• Been doing BBS off and on now for about 4 years and don’t have any performance issues even if a am in a VLC phase (I tend to cycle between VLC to about 100 g of carbs and fast whenever I am in the mood. However, I find that I like to do heavier and more explosive lifting, running etc and I find I do have to up my carbs.

  10. I’m looking for a link with good details about the 80% liver and 20% muscular metabolism of alcohol.

  11. I’m getting to the point where I’m convinced avoiding processed sucrose, is critical to long-term success. I’m still not totally convinced on the dangers of eating whole fruit, or other plants containing Fructooligosaccharides/fructans (e.g. onions, garlic, asparagus, and many others).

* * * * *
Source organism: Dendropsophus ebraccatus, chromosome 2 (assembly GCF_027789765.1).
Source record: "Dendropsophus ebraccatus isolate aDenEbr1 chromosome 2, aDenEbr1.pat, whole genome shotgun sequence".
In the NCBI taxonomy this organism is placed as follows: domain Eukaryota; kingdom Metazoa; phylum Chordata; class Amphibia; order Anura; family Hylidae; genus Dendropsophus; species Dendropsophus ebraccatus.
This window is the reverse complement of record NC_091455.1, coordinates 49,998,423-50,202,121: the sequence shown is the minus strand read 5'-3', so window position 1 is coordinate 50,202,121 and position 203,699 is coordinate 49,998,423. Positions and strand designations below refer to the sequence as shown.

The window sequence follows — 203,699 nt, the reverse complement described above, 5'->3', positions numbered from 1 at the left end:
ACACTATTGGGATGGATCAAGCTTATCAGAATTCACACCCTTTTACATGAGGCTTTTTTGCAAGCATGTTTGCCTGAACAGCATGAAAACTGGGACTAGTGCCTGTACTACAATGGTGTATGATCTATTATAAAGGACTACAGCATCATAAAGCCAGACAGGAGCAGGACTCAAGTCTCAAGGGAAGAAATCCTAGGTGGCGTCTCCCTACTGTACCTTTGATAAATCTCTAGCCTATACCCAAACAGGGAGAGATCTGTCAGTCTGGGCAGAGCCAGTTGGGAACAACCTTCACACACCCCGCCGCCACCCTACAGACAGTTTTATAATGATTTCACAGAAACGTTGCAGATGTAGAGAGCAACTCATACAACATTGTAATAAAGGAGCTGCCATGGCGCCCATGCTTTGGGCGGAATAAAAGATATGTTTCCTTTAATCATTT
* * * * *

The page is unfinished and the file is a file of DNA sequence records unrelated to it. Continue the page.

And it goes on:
Is there a study out there that compares fructose consumed as table sugar vs the same amount consumed as whole food?

    I’ve seen a lot of anecdotal evidence over the years that low-carb dieters have to be careful when including onions and garlic in their recipes.

    I would be interested to see if there are differences in weight loss, liver fat, and other diabesity related markers.

    • Hi Stevo74,
      Dr. Fung is here elaborating on the research by Dr. Lustig.
      Dr. Lustig says that fruits are not a problem because the fructose in them is package together with fiber. Fiber slows down the digestion of fructose and therefore avoids the bad effects of it.
      That said, he recommends never drink fruit juice of smoothies because the insoluble fiber is destroyed in the process.

  12. charles grashow